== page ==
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C MARKETING - INSTALLATION
ISSUE 1, JULY 1971
DIALS, AUTOMATIC, No. 30...
Precautions to be Observed when Handling and Storing
This Instruction details the precautions to be observed when handling and storing Dials,
Automatic, No. 30..., which is the illuminated dial used on Telephones No. 712
(Trimphone). It has a standard trigger mechanism (see M0015) but
differs from the standard type of telephone dial in that it has a moulded transparent
finger plate and the dialling characters are illuminated.
The dialling characters are illuminated by a 'Betalight' unit. This consists of a sealed
glass tube having an inner fluorescent coating and containing tritium gas. The
radioactivity of the gas causes the tube coating to glow. The tube is mounted in a recess
in the dial body immediately beneath a translucent number ring. The glow is apparent only
when viewed in the dark.
To minimise the possibility of breakage of the tubes care must be taken when handling the
dials and telephones fitted with them. Replacement of faulty parts should normally be
limited to the dial fingerplate and label protector but the number ring may be changed
after confirming that the 'Betalight' glows (see par. 6).
4. Radiation hazard
The exceedingly small (virtually nil) amount of radiation that penetrates the glass does
not present any radiation hazard even when there area large number of dials present. The
amount of radiation escaping is only a small fraction of that permitted from a luminous
watch. Single breakage's of tubes, even at the rate of one per week, do not constitute a
health hazard because natural ventilation will disperse the released tritium.
To minimise the hazards from multiple breakage's, storage in stores without mechanical
ventilation capable of 25-30 air changes per hour must not exceed 100 tubes (i.e. dials,
or dials plus telephones) per 1000 cubic feet of free space. The number of tubes that may
be stored can be found by subtracting the volume of the available storage space from the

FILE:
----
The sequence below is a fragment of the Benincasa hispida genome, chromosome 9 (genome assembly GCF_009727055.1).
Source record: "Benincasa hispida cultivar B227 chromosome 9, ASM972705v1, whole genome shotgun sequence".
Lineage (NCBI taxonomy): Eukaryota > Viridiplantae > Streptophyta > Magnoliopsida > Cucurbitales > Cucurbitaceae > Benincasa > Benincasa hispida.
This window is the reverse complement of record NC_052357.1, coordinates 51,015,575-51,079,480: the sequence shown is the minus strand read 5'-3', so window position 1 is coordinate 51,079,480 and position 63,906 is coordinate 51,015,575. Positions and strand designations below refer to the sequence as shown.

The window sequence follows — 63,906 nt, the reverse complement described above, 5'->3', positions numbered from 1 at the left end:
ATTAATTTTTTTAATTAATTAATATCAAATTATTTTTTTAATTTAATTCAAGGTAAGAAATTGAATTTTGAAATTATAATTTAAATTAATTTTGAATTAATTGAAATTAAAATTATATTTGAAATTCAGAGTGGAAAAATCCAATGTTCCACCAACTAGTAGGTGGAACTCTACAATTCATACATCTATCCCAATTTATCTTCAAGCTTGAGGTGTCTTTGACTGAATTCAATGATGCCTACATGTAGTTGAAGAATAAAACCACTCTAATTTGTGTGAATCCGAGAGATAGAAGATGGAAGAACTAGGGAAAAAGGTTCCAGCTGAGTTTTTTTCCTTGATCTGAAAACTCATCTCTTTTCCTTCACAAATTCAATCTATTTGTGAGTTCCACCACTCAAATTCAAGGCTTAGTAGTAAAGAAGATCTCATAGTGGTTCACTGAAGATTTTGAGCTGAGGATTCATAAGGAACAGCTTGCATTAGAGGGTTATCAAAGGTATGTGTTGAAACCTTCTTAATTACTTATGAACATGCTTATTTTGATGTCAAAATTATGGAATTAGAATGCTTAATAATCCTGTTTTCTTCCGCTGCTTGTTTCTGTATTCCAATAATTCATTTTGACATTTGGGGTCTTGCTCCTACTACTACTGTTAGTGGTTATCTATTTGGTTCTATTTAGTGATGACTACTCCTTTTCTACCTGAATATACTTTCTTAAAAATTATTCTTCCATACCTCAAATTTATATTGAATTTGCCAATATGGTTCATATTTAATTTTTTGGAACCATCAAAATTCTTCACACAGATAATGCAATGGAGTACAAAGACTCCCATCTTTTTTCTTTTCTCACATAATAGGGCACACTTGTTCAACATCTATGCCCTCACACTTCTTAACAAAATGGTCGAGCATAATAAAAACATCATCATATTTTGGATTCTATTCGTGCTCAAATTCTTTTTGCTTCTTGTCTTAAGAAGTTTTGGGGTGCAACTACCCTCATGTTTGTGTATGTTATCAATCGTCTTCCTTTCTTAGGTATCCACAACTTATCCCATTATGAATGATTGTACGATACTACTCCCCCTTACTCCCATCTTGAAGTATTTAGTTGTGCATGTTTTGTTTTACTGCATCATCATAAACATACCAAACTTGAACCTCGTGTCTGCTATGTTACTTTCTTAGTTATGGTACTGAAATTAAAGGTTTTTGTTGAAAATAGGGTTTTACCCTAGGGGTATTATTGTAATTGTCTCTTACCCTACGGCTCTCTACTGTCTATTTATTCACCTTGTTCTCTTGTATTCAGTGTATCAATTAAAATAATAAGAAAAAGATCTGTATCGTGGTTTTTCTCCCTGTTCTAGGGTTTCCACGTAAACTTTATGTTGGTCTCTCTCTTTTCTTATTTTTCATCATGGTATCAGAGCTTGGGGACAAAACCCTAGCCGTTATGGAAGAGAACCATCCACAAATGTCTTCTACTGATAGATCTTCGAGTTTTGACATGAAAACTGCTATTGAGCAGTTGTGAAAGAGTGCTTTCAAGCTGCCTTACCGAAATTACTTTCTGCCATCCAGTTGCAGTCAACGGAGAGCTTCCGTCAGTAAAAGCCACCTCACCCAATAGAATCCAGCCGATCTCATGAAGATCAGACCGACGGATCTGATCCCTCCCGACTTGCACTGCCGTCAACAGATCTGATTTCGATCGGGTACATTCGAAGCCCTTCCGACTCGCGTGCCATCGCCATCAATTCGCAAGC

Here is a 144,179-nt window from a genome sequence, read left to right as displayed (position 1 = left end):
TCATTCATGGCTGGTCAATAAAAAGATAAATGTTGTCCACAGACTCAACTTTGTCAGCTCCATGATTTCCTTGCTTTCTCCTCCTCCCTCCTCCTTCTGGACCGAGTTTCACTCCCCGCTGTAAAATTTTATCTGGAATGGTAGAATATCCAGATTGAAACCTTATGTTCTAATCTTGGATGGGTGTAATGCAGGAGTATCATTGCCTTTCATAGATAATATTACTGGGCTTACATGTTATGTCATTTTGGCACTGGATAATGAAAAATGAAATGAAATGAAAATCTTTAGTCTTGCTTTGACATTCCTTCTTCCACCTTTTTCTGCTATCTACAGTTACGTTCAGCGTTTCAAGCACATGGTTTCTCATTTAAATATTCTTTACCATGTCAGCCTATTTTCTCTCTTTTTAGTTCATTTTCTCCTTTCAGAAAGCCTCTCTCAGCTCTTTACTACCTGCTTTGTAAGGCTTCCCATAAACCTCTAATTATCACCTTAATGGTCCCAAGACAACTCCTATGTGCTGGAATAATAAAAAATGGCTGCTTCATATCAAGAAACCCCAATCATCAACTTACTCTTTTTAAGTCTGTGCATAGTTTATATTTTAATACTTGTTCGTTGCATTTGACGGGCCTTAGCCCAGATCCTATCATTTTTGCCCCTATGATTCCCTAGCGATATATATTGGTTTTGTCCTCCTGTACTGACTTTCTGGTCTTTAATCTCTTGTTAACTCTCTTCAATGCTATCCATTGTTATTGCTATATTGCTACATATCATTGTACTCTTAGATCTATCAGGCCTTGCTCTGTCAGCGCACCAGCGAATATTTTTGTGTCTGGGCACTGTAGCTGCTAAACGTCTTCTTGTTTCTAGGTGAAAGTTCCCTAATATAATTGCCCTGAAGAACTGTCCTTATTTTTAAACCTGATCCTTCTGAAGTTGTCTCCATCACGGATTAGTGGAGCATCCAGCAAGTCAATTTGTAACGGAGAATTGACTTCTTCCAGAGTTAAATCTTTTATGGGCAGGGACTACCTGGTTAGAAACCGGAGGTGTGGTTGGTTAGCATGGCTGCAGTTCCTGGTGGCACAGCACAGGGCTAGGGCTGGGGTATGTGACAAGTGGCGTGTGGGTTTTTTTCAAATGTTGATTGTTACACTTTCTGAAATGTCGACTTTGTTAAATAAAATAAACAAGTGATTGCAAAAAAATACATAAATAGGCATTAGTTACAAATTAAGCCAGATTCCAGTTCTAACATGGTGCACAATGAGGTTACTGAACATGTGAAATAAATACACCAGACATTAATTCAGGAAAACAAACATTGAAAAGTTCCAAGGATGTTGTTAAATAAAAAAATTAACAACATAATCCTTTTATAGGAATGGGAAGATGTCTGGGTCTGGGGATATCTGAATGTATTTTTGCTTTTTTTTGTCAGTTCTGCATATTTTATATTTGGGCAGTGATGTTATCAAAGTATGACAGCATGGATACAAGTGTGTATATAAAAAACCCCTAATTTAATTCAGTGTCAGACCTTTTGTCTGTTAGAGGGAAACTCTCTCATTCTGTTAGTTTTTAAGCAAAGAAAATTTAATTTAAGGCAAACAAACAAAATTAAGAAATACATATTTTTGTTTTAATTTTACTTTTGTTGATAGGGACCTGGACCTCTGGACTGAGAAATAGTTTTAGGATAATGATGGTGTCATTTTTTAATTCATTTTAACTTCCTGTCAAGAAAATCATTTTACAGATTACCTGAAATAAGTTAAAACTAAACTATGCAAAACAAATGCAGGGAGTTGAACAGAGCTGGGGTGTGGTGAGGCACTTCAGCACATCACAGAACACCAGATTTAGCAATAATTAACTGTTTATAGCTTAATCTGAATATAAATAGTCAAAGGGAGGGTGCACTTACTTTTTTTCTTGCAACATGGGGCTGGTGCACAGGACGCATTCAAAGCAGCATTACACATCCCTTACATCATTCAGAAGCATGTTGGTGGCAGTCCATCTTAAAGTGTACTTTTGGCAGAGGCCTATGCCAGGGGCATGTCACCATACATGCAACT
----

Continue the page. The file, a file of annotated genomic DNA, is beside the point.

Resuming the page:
total volume of the store, and dividing the answer by ten. Where the store is divided into
separate rooms, each room should be considered individually. An emergency procedure should
be drawn up locally that can be put into operation in the event of multiple breakage's.
Dials and telephones should not be stored at heights greater than 2 ft. 6 in. and
individual items should always be packaged.
6. Procedures in the event of breakage
A dial which is suspected to have a broken 'Betalight' should be examined in reducing
light conditions. Viewing down an opaque tube of slightly larger diameter than the dial is
satisfactory. Any dials that do not glow should be regarded as broken. If more then four
breakage's should occur simultaneously the incident should be reported to the Radiological
Protection Officer who will advise on and arrange for any monitoring that may be required.
The Radiological Protection Officer is a member of THQ (p&s4.3), London Material
Section, London, N.l. Telephone 01-226 1262 Extn. 347.
(a) Subscribers' premises. In the event of a dial which does not glow being discovered
on a subscriber's premises it should be recovered and returned to the Supplies Divn.
clearly labelled 'Dial No. 30 with suspect tube'.
(b) Breakage's indoors. When breakage's occur, or as soon as they are discovered,
ventilate the affected area. If the number of dials or telephones involved is greater than
four, remove the suspect stock to a well ventilated place, preferably out-of-doors.
Inspect the items and report as detailed above.
(c) Breakage's outdoors. When breakage's occur in the open the radioactive gas will be
(d) Breakage's in transit. Ventilate the vehicle and remove the suspect items, inspect
the items and report as detailed above.
(e) Disposal. The number ring must not be removed from a Dial No. 30 which is suspected
of having a broken tube, such dials must be returned to the Supplies Divn. securely
wrapped and clearly labelled 'Dials No. 30 with suspect tubes', not more than ten dials
being enclosed in the one package. When a larger quantity of faulty dials needs to be
disposed special arrangements should be made with the Radiological Protection Officer.
(f) Cuts from broken 'Betalights'. Fragments of broken tubes can be expected to be
contained within the dial. Although the fragments of glass may retain some radioactivity
any such fragments can be treated as normal refuse. Should a cut from a fragment of
'Betalight' be suffered the incident should be reported to the Radiological Protection
Disposal will be normally the responsibility of the Supplies Divn. where small quantities
(not more than ten tubes) may be treated as normal refuse but larger quantities will be
subject to the advice of the Radiological Protection Officer.
Additional precautions are not necessary to the normal careful handling of equipment to
prevent damage in transit. If the total load of dials and/or telephones should exceed 1000
the Radiological Protection Officer should be consulted regarding certain statutory
Not more than 50 Dials No. 30 should be packaged together in a single container. As the
'Betalight' may be more vulnerable when the dials not mounted in a telephone, a warning
notice should be displayed on the outside of bulk packages of dials: TRITIUM - CONTAINS
RADIOACTIVE GAS EXTERNAL RADIATION BELOW 0.5 MILLIRAD PER HOUR.